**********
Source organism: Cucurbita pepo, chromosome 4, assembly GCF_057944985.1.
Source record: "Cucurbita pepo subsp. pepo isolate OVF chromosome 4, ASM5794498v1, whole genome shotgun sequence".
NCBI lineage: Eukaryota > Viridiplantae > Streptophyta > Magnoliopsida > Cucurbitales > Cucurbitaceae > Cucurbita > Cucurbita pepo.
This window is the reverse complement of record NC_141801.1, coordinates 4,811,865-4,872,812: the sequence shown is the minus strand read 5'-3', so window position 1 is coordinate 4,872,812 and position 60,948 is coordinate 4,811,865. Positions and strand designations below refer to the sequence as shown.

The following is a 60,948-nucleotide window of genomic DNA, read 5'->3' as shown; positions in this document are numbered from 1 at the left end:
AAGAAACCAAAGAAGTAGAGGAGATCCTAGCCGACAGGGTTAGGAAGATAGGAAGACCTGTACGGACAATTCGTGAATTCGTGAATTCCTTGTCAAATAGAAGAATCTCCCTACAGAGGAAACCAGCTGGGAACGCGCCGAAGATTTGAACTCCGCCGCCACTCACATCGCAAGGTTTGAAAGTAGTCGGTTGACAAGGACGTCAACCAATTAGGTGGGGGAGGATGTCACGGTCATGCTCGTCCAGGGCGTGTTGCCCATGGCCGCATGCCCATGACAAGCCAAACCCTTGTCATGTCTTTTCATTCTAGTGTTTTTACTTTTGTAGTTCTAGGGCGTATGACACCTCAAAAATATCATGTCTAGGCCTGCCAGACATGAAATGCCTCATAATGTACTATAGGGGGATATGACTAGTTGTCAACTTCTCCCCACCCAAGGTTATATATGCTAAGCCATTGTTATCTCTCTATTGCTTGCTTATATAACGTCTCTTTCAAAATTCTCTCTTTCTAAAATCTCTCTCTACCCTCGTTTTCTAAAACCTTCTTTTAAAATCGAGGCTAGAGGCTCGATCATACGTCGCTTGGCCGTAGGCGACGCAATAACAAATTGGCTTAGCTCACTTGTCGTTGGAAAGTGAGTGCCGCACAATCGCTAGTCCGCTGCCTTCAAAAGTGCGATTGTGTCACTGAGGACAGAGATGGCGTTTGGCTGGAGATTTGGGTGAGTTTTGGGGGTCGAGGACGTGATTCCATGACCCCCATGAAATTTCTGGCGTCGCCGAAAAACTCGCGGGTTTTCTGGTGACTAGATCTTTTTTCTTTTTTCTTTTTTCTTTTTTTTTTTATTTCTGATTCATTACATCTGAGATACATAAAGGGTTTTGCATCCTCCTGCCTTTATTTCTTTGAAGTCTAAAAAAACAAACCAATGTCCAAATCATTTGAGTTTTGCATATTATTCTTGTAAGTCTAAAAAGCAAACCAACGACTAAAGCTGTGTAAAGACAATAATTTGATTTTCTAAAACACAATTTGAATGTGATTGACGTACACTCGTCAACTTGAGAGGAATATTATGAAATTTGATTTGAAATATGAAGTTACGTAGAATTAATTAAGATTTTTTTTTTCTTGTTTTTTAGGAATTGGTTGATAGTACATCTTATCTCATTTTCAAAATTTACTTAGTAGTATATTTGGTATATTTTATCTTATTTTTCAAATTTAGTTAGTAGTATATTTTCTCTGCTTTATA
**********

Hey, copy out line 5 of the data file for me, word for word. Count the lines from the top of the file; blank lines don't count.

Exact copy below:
The following is a 60,948-nucleotide window of genomic DNA, read 5'->3' as shown; positions in this document are numbered from 1 at the left end: